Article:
On August 15th, Cherry Tree: A National Literary Journal @ Washington College opened for general submissions. As managing editor, it has been my job to sift through the hundreds of electronic packets of poetry, fiction, and nonfiction: sending them to the screeners who will read them first and then moving them up the reading hierarchy. I'm also responsible for handling all of the correspondence with submitters and (when we're lucky) contributors. So all the (unfortunately) form rejections, the (better) encouraging rejections, and the (BEST) acceptance letters for the truly unmistakably fabulous pieces. I prepare and send out the publication contracts for those accepted pieces. I work with the writers to edit those pieces that require those final touches to make them polished and perfect (or close enough, anyway). I've even been keeping daily statistics on our submissions and responses. It's a big job but, so far, it is one that I have really loved doing. By now, we've nearly filled the roster for issue 1, but we'll still be reading until Cherry Tree closes for submissions on October 15th.

2. The Book of Scented Things
We are also preparing for the launch of our brand-new poetry anthology, The Book of Scented Things: 100 Contemporary Poems about Perfume, on October 7th at the Rose O'Neill Literary House. So we've been working our butts off marketing and promoting the book. It has arrived at our distributor, Small Press Distribution, where it is available for purchase. It has also received a few good reviews at popular perfume blogs like Bois de Jasmin and Ayala Moriel's Smelly Blog, and by Penning Perfumes editor Claire Trévien at Sabotage Reviews. We sent out promotional postcards to a select list of independent bookstores and libraries. The official book launch will be October 7th at 4:30PM at the Literary House. Then we'll follow that up with a second book launch on October 29th at 7:00PM at the Arts Club of Washington in DC. I can't wait for both of these events!

3. Other writing things
So during this time, when not editing and marketing, I am still writing my own poetry (when I can manage it): continuing in development of the collaborative chapbook manuscript Women's Work and continuing the sequence of poems that will make up the opening section of my (intended) full-length manuscript Catechesis. In addition to the slow and steady writing progress, some other fun things in the works:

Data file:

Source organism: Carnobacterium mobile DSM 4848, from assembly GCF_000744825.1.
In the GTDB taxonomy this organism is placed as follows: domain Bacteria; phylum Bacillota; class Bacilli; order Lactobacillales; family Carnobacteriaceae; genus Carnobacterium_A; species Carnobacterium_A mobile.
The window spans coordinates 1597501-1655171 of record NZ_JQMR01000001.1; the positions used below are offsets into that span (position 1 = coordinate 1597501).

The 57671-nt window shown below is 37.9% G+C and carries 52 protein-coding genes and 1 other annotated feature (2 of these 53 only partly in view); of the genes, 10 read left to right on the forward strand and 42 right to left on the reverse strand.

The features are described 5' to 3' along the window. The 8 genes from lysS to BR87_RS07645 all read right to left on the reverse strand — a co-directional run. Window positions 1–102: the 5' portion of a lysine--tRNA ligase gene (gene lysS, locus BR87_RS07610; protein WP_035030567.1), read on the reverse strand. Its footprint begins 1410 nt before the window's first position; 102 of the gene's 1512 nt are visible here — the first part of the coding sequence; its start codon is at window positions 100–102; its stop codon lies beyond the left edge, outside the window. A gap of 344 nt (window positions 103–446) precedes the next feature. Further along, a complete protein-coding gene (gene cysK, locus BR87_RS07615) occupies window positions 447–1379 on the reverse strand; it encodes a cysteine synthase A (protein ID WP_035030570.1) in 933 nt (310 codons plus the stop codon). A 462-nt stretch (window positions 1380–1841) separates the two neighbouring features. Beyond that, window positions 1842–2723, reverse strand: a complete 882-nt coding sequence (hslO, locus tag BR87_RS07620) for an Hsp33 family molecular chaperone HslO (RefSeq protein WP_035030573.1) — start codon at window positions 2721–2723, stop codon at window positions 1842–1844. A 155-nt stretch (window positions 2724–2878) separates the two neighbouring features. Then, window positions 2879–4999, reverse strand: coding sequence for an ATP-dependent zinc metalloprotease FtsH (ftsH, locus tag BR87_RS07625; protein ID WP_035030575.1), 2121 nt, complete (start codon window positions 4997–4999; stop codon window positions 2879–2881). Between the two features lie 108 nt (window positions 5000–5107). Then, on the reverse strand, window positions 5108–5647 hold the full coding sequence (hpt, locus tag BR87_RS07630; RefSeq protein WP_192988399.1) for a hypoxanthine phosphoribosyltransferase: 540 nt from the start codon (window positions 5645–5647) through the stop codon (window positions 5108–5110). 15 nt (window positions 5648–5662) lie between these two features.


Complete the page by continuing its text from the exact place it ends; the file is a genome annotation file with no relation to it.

• I will be planning a poetry reading (my first!) with the lovely and talented Sally Rosen Kindred to take place in the Annapolis area. Details to come!
  • I have also been invited to be the Poetry Judge for the contest from Echoes & Images, a literary magazine out of Northeast State Community College in Tennessee!



  

11 August 2014

Women's Work

Two weeks ago, I began a collaborative chapbook project with my super talented poet-printer friend, Emma Sovich. We're both letterpress printersshe's actually close to finishing her MFA in Book Arts at the University of Alabamaand as evidenced by our letterpress-centric Asheville vacation a year ago, we're pretty passionate about it. For such an industrial art, the letterpress printing renaissance that we're living right now is also largely populated by women. And all of these awesome women in the print shop has us feeling like the proper granddaughters of Rosie the Riveterat home amid the smells of lead type and rubber-based ink, working to the hum of the motorized proof or platen press. 

Image by Emma Sovich

Our collaborative chapbooktentatively titled Women's Workwill attempt to use the cast-iron imagery of the print shop to create a contrast with the traditional notion of softer, domestic tasks as "women's work." As relatively straightforward as this prompt sounds in concept, it does become a bit more tangled and difficult when you get down to the minutiae. The first poem I have written for this project casts a platen press in the role of clothes iron and ironing board, a housewife using a platen press to iron her family's clothes. This poem in particular plays on two definitions of the word "press":